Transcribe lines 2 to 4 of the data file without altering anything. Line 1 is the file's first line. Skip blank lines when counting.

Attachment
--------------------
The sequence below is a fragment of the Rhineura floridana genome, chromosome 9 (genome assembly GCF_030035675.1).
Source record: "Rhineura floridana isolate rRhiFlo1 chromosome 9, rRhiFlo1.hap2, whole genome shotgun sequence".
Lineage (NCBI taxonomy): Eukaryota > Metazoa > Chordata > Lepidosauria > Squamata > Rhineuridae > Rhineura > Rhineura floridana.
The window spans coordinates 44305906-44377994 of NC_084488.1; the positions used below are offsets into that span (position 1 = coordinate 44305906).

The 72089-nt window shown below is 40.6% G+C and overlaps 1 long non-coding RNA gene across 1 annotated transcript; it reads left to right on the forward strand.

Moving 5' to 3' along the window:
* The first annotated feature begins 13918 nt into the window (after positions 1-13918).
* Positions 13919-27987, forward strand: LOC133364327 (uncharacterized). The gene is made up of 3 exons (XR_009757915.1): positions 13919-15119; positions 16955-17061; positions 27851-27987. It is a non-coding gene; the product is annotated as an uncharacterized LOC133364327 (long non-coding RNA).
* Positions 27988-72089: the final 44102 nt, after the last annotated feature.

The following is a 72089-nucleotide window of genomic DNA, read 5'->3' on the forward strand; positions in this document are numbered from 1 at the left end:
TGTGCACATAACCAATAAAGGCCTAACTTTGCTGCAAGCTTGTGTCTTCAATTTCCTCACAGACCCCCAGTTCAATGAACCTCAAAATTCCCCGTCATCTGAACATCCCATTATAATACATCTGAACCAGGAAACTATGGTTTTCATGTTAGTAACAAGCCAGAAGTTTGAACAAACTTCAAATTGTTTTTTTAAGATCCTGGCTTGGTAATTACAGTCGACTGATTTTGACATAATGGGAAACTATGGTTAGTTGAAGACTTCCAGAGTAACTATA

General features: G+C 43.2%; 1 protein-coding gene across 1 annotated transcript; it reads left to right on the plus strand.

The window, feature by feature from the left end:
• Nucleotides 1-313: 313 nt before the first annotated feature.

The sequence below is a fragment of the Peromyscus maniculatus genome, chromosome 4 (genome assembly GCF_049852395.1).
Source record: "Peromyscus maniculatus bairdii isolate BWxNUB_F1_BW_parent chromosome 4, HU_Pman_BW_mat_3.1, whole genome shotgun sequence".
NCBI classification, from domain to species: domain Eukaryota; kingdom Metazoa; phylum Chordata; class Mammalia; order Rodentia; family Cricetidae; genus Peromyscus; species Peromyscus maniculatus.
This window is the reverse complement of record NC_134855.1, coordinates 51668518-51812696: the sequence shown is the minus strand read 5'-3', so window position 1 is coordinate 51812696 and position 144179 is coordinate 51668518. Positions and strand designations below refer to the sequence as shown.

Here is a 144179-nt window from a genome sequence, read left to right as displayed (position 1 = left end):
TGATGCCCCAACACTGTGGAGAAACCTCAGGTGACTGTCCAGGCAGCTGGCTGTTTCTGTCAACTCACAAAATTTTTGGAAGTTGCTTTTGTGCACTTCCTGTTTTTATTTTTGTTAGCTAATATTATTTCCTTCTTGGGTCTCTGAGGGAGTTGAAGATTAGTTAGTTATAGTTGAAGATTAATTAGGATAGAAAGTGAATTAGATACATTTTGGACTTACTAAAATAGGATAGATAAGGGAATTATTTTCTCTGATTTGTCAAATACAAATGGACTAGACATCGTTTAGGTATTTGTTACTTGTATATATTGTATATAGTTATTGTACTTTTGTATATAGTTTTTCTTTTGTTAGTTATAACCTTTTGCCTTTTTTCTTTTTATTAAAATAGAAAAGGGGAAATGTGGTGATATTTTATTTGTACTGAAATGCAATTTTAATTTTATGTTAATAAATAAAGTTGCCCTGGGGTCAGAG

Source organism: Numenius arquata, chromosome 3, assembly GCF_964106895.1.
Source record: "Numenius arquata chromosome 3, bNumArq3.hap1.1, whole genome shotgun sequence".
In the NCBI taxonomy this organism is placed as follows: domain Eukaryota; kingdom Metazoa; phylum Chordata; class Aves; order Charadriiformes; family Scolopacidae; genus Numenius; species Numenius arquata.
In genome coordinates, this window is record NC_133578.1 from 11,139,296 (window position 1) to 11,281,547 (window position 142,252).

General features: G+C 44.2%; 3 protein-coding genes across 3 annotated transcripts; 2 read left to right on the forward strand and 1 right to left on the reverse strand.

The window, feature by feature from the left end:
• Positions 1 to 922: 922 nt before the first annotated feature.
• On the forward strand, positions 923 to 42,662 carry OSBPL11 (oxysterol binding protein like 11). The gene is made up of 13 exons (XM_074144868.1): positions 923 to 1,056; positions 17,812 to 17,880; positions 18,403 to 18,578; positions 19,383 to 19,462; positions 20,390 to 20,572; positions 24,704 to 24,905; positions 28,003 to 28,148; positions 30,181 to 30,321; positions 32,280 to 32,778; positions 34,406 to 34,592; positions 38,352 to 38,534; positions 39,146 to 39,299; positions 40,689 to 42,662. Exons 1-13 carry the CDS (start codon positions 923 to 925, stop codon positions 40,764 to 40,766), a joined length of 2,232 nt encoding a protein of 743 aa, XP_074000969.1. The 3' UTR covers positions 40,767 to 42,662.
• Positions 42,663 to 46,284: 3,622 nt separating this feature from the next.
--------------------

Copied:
Source record: "Rhineura floridana isolate rRhiFlo1 chromosome 9, rRhiFlo1.hap2, whole genome shotgun sequence".
Lineage (NCBI taxonomy): Eukaryota > Metazoa > Chordata > Lepidosauria > Squamata > Rhineuridae > Rhineura > Rhineura floridana.
The window spans coordinates 44305906-44377994 of NC_084488.1; the positions used below are offsets into that span (position 1 = coordinate 44305906).